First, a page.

David Mamet has decided, in the twilight of his career, that his Official Artistic Achievement Statistical Records should include an asterisk indicating that as far as politics goes, he would like to be also remembered as a moron and asshole.
For obvious reasons.
But let's get a bit closer to the bone. Mamet has truly gone nuts.
Or not -- worse, he's gone tedious.
The piece opens with a lot of childish bullshit I'll ignore out of, well, charity. And I'll just quote two paragraphs in a row in the hopes that, well, someone close to him can make him stop.
It is not the constitutional prerogative of the Government to determine needs. One person may need (or want) more leisure, another more work; one more adventure, another more security, and so on. It is this diversity that makes a country, indeed a state, a city, a church, or a family, healthy. “One-size-fits-all,” and that size determined by the State has a name, and that name is “slavery.”
The Founding Fathers, far from being ideologues, were not even politicians. They were an assortment of businessmen, writers, teachers, planters; men, in short, who knew something of the world, which is to say, of Human Nature. Their struggle to draft a set of rules acceptable to each other was based on the assumption that we human beings, in the mass, are no damned good—that we are biddable, easily confused, and that we may easily be motivated by a Politician, which is to say, a huckster, mounting a soapbox and inflaming our passions.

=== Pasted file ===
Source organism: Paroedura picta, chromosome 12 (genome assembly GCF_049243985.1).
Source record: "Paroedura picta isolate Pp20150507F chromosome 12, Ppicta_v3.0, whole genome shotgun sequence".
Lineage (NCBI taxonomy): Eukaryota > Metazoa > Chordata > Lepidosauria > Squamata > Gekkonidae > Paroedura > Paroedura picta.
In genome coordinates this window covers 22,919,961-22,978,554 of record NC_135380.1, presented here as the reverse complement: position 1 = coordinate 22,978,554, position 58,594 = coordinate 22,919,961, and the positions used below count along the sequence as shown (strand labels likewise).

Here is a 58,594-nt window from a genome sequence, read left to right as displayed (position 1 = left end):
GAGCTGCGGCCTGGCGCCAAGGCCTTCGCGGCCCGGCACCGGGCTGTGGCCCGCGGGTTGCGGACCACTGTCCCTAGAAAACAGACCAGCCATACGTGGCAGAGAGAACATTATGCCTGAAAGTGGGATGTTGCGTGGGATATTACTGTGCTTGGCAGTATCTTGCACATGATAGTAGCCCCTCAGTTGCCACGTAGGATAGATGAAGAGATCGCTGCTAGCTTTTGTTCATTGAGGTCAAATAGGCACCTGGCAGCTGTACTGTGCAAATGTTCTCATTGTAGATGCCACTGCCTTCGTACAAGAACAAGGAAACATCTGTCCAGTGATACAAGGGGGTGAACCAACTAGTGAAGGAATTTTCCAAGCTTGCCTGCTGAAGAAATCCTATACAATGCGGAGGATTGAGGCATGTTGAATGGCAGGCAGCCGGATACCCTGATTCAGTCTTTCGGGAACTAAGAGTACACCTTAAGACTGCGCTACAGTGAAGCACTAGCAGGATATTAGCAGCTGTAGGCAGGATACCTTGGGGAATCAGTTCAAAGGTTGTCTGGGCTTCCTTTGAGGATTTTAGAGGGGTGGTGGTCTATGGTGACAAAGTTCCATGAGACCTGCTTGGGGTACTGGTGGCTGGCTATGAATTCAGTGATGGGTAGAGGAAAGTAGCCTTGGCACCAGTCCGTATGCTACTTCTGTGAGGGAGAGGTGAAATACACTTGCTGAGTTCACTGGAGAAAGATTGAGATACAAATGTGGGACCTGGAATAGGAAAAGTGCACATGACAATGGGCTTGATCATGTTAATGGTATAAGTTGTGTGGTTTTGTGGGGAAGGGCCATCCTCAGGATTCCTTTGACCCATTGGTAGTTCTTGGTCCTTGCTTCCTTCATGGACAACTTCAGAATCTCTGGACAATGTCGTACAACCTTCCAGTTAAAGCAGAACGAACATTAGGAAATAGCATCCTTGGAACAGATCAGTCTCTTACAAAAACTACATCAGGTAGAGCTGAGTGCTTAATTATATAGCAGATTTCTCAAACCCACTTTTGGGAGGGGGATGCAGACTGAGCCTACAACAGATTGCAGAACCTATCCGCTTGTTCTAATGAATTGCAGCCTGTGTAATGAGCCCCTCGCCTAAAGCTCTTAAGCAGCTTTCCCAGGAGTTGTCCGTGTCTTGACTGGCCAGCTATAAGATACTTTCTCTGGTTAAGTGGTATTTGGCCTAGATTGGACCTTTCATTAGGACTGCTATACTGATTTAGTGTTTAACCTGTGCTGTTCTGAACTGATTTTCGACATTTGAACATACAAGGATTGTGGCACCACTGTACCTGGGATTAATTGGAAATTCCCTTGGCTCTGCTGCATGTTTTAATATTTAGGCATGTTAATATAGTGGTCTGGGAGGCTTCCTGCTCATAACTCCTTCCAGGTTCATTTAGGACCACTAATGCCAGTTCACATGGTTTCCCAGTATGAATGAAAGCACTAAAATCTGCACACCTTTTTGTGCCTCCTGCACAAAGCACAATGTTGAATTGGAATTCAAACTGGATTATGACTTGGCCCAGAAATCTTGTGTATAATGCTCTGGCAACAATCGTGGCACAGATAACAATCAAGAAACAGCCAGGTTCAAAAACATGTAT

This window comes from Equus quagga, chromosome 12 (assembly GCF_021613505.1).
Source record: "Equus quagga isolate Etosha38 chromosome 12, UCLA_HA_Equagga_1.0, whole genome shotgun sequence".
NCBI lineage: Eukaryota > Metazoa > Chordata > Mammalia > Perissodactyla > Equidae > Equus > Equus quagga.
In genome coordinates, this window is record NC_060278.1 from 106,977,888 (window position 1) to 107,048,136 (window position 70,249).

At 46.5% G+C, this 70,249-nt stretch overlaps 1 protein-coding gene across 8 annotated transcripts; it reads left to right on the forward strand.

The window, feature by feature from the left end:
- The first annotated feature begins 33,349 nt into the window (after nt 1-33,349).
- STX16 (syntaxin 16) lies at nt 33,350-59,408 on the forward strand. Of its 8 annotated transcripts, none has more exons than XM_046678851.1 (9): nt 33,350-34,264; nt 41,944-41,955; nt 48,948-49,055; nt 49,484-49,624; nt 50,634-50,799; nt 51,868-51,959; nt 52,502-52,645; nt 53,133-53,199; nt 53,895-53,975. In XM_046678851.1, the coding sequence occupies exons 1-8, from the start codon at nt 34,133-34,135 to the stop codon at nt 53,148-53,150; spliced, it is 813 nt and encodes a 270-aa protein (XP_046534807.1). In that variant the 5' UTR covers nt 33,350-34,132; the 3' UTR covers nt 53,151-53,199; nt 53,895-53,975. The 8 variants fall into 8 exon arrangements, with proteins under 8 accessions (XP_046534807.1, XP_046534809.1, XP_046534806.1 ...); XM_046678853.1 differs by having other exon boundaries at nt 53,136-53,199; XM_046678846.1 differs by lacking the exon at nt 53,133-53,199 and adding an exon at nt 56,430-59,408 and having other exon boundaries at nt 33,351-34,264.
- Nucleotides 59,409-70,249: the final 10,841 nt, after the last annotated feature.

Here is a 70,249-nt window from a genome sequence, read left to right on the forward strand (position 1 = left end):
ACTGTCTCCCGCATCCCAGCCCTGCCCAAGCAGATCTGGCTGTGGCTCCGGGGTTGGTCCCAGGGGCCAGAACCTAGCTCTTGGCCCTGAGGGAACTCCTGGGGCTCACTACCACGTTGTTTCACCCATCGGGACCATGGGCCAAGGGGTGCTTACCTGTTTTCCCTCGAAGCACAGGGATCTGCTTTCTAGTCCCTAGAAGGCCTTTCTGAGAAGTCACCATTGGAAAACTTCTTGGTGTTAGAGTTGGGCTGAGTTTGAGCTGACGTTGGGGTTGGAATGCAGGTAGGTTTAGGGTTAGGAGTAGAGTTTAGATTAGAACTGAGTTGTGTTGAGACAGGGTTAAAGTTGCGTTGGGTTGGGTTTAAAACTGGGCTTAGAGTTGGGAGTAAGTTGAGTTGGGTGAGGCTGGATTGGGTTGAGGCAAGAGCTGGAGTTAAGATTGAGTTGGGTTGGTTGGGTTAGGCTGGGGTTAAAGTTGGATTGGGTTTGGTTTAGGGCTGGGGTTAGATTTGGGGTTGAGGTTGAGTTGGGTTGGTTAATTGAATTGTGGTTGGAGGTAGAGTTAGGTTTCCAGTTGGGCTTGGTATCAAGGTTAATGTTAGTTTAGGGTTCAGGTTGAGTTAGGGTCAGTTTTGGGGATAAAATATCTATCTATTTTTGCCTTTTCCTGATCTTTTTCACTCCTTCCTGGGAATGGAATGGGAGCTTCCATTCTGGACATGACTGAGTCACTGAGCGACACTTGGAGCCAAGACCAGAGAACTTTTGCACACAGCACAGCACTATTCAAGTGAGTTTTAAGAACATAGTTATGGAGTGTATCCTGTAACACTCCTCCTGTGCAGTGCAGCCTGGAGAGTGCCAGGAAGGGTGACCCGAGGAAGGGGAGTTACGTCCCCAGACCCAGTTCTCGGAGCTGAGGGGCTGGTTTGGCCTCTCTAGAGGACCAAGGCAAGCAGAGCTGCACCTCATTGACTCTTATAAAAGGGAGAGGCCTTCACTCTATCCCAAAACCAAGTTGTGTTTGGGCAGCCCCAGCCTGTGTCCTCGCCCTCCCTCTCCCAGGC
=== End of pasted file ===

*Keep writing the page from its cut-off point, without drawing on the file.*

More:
These are two consecutive paragraphs.
I don't want to get too far into the weeds here as to what this sort of indefensible raving means insofar as how one ought to assess Mamet's art. It rather depends on what it is you're looking for, and what criteria you're applying.
Whether a play, or a TV show, or a film, succeeds or fails according to strictly aesthetic criteria, that's a fair means of assessment.
But then when an artist becomes fairly explicitly political, or cultural political, and Mamet has long been open about how his stuff is an intervention into such debates, it's open to critique on those grounds. (I'm way glossing over a lot of arguments here, but bear with me.)
My big problem with Mamet's work is that he keeps trying to write real people into preconceived, dumb, ideological boxes. Oleanna is an interesting disaster -- it's what happens when a keen observer of the human condition accepts as preconditions of human behavior NewsMax-class sociological determinism.